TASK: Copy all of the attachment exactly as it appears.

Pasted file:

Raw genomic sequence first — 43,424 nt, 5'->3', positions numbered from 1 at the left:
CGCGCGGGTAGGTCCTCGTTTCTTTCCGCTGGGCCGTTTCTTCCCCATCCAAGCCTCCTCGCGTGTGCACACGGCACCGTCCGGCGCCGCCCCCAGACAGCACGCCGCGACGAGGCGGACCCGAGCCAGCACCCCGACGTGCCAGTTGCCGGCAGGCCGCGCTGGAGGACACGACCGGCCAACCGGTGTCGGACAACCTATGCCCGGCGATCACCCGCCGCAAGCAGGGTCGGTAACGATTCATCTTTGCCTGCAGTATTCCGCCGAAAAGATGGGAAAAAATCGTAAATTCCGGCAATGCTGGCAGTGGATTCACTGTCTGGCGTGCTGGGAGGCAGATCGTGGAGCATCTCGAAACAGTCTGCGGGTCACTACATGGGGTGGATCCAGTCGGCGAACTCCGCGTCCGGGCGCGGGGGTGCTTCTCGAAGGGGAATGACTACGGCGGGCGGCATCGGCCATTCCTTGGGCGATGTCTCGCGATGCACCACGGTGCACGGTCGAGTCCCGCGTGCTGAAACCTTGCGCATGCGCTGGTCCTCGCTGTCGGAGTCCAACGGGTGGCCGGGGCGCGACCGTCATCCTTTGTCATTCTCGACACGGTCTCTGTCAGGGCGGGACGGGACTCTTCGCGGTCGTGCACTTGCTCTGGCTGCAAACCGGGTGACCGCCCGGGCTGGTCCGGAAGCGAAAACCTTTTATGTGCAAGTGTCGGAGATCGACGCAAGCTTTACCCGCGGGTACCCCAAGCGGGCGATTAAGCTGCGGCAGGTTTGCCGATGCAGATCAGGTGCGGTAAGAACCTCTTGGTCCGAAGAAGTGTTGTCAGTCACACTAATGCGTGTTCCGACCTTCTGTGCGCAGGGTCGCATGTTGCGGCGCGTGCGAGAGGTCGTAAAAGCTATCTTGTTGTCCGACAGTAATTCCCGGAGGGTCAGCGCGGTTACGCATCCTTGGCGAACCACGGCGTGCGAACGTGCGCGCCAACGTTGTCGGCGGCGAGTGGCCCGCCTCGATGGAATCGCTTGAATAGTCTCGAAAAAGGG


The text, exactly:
Raw genomic sequence first — 43,424 nt, 5'->3', positions numbered from 1 at the left:
CGCGCGGGTAGGTCCTCGTTTCTTTCCGCTGGGCCGTTTCTTCCCCATCCAAGCCTCCTCGCGTGTGCACACGGCACCGTCCGGCGCCGCCCCCAGACAGCACGCCGCGACGAGGCGGACCCGAGCCAGCACCCCGACGTGCCAGTTGCCGGCAGGCCGCGCTGGAGGACACGACCGGCCAACCGGTGTCGGACAACCTATGCCCGGCGATCACCCGCCGCAAGCAGGGTCGGTAACGATTCATCTTTGCCTGCAGTATTCCGCCGAAAAGATGGGAAAAAATCGTAAATTCCGGCAATGCTGGCAGTGGATTCACTGTCTGGCGTGCTGGGAGGCAGATCGTGGAGCATCTCGAAACAGTCTGCGGGTCACTACATGGGGTGGATCCAGTCGGCGAACTCCGCGTCCGGGCGCGGGGGTGCTTCTCGAAGGGGAATGACTACGGCGGGCGGCATCGGCCATTCCTTGGGCGATGTCTCGCGATGCACCACGGTGCACGGTCGAGTCCCGCGTGCTGAAACCTTGCGCATGCGCTGGTCCTCGCTGTCGGAGTCCAACGGGTGGCCGGGGCGCGACCGTCATCCTTTGTCATTCTCGACACGGTCTCTGTCAGGGCGGGACGGGACTCTTCGCGGTCGTGCACTTGCTCTGGCTGCAAACCGGGTGACCGCCCGGGCTGGTCCGGAAGCGAAAACCTTTTATGTGCAAGTGTCGGAGATCGACGCAAGCTTTACCCGCGGGTACCCCAAGCGGGCGATTAAGCTGCGGCAGGTTTGCCGATGCAGATCAGGTGCGGTAAGAACCTCTTGGTCCGAAGAAGTGTTGTCAGTCACACTAATGCGTGTTCCGACCTTCTGTGCGCAGGGTCGCATGTTGCGGCGCGTGCGAGAGGTCGTAAAAGCTATCTTGTTGTCCGACAGTAATTCCCGGAGGGTCAGCGCGGTTACGCATCCTTGGCGAACCACGGCGTGCGAACGTGCGCGCCAACGTTGTCGGCGGCGAGTGGCCCGCCTCGATGGAATCGCTTGAATAGTCTCGAAAAAGGG